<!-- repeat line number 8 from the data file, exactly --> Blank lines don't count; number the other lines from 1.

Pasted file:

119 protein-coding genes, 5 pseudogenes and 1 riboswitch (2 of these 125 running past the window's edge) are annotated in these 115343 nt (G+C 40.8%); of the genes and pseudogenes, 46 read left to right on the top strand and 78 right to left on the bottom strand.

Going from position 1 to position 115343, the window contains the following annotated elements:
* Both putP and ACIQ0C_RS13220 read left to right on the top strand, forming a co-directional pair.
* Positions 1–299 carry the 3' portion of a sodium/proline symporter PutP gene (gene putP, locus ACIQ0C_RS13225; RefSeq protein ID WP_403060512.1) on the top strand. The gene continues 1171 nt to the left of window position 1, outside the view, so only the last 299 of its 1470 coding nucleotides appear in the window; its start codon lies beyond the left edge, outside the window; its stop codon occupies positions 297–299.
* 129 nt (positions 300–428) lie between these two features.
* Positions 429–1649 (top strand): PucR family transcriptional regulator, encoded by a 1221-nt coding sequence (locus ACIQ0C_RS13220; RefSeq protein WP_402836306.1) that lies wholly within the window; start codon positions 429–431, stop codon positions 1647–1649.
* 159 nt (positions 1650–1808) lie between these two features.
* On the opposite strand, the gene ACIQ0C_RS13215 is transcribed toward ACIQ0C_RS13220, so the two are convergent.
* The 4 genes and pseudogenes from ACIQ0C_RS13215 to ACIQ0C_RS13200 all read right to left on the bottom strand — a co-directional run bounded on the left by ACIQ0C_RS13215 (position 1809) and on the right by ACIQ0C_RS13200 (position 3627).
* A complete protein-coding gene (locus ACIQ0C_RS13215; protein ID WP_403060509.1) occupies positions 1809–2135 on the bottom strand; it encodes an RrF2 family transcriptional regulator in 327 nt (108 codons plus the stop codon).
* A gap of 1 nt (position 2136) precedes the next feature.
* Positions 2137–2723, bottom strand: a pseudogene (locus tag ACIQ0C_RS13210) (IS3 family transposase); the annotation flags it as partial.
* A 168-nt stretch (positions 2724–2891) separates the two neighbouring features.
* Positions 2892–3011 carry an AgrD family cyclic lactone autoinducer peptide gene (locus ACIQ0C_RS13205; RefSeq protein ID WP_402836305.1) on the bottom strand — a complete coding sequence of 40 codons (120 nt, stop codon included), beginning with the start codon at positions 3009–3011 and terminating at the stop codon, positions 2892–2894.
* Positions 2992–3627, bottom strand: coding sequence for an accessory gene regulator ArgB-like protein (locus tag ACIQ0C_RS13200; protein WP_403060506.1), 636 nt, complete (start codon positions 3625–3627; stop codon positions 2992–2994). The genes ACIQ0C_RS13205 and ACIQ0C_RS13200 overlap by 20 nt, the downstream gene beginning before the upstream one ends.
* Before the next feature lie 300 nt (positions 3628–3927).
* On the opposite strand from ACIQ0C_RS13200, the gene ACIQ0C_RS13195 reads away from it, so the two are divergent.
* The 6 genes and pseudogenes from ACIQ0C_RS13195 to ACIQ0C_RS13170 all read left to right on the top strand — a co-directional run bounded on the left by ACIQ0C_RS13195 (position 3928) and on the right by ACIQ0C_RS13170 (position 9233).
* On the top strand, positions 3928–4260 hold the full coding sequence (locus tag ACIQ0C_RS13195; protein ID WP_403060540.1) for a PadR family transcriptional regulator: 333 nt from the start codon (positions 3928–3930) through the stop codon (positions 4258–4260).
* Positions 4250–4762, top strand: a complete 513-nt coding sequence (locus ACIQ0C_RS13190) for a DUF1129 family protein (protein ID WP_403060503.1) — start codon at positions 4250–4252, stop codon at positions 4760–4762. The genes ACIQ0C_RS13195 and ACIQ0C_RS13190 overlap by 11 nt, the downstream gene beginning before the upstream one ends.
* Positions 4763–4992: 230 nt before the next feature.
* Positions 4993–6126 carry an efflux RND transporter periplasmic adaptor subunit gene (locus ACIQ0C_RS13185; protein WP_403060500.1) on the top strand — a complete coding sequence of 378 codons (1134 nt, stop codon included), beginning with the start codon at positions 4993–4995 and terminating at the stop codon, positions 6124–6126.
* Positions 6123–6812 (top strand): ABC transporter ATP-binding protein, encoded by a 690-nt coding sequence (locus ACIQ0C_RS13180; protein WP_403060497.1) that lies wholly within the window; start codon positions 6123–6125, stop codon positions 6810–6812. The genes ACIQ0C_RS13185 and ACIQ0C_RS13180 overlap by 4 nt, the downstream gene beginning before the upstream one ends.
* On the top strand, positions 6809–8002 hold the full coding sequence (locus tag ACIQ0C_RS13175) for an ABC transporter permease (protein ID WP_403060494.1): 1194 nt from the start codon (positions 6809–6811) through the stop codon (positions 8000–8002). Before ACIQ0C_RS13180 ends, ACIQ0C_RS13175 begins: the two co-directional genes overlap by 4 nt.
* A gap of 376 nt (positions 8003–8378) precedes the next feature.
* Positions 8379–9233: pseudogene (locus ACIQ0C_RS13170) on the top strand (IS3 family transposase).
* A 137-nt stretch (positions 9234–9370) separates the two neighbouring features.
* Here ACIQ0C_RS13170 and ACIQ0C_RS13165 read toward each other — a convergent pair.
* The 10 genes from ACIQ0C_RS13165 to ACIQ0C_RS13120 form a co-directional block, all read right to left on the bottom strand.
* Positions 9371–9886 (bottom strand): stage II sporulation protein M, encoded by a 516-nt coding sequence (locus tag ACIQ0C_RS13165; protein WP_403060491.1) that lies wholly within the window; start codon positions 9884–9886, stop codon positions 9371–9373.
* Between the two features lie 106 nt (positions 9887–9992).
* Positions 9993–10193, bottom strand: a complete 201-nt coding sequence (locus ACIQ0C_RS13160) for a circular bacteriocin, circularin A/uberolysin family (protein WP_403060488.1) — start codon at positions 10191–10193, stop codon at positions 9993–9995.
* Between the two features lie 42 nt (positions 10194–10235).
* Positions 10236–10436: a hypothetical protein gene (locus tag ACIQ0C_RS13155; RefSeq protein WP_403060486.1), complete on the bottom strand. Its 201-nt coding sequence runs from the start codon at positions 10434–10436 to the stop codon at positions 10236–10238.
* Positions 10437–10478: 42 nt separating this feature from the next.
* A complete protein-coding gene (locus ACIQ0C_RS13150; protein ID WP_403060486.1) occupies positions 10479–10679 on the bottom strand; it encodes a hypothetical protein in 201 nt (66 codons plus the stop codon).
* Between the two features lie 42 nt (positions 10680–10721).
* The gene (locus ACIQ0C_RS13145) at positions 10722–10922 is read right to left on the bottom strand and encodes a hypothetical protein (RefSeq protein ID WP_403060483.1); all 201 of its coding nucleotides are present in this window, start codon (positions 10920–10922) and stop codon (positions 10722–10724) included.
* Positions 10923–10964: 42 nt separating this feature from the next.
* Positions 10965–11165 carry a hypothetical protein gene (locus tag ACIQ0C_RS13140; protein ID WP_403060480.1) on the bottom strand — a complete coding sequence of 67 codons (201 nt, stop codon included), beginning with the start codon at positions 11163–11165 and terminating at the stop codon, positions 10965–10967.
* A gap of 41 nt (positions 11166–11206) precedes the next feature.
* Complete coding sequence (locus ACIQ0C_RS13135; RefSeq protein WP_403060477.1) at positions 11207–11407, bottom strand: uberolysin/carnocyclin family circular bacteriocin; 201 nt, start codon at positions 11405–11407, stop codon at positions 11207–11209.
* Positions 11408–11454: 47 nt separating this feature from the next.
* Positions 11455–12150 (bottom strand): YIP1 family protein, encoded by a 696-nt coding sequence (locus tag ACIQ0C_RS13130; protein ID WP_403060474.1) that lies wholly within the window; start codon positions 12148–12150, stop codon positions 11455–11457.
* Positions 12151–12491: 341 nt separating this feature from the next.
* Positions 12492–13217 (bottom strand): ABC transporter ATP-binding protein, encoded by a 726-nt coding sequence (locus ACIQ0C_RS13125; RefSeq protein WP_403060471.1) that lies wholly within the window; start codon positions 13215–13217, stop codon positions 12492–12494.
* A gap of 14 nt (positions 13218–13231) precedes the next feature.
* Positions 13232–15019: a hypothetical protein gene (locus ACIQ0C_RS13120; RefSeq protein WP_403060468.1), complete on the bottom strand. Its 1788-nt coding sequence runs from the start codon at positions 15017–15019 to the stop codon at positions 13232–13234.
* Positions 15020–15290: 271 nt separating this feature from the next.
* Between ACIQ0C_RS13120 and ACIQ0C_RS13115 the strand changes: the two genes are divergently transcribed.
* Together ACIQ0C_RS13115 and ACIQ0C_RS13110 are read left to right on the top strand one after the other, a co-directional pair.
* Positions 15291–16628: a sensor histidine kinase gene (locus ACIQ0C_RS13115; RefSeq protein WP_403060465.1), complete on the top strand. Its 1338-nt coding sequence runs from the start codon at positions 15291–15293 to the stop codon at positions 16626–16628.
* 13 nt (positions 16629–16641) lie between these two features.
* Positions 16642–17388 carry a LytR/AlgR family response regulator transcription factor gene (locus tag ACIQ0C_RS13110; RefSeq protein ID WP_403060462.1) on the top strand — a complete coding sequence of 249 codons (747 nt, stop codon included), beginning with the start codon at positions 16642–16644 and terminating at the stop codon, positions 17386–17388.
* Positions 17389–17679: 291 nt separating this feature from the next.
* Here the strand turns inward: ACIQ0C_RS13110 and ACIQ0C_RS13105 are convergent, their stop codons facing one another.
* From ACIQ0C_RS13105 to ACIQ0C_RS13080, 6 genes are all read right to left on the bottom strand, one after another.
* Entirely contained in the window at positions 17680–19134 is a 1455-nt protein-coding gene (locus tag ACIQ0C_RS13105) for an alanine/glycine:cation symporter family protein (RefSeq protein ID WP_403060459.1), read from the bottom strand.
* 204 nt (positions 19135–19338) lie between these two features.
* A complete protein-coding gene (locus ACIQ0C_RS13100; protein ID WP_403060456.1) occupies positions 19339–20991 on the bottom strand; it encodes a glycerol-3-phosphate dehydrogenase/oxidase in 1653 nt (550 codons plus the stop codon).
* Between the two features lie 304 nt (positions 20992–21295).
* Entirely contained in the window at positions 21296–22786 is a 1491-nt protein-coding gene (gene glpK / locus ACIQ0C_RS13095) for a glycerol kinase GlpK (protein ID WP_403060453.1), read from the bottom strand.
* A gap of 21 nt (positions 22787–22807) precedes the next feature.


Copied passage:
* On the opposite strand, the gene ACIQ0C_RS13215 is transcribed toward ACIQ0C_RS13220, so the two are convergent.